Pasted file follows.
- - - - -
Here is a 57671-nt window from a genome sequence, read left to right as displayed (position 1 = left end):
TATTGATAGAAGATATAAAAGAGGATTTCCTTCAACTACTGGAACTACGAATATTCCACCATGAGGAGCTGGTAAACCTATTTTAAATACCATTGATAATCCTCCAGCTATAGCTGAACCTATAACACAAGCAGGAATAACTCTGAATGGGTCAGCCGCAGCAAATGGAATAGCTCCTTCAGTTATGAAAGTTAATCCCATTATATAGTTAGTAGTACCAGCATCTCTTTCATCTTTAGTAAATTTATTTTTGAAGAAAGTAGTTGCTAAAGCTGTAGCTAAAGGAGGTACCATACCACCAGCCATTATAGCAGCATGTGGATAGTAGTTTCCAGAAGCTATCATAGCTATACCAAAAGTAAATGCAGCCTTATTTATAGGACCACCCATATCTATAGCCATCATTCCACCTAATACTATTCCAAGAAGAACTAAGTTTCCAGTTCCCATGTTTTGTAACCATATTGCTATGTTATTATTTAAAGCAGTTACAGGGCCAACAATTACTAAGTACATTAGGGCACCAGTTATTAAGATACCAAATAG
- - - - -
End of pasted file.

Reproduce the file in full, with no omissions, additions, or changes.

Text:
Here is a 57671-nt window from a genome sequence, read left to right as displayed (position 1 = left end):
TATTGATAGAAGATATAAAAGAGGATTTCCTTCAACTACTGGAACTACGAATATTCCACCATGAGGAGCTGGTAAACCTATTTTAAATACCATTGATAATCCTCCAGCTATAGCTGAACCTATAACACAAGCAGGAATAACTCTGAATGGGTCAGCCGCAGCAAATGGAATAGCTCCTTCAGTTATGAAAGTTAATCCCATTATATAGTTAGTAGTACCAGCATCTCTTTCATCTTTAGTAAATTTATTTTTGAAGAAAGTAGTTGCTAAAGCTGTAGCTAAAGGAGGTACCATACCACCAGCCATTATAGCAGCATGTGGATAGTAGTTTCCAGAAGCTATCATAGCTATACCAAAAGTAAATGCAGCCTTATTTATAGGACCACCCATATCTATAGCCATCATTCCACCTAATACTATTCCAAGAAGAACTAAGTTTCCAGTTCCCATGTTTTGTAACCATATTGCTATGTTATTATTTAAAGCAGTTACAGGGCCAACAATTACTAAGTACATTAGGGCACCAGTTATTAAGATACCAAATAG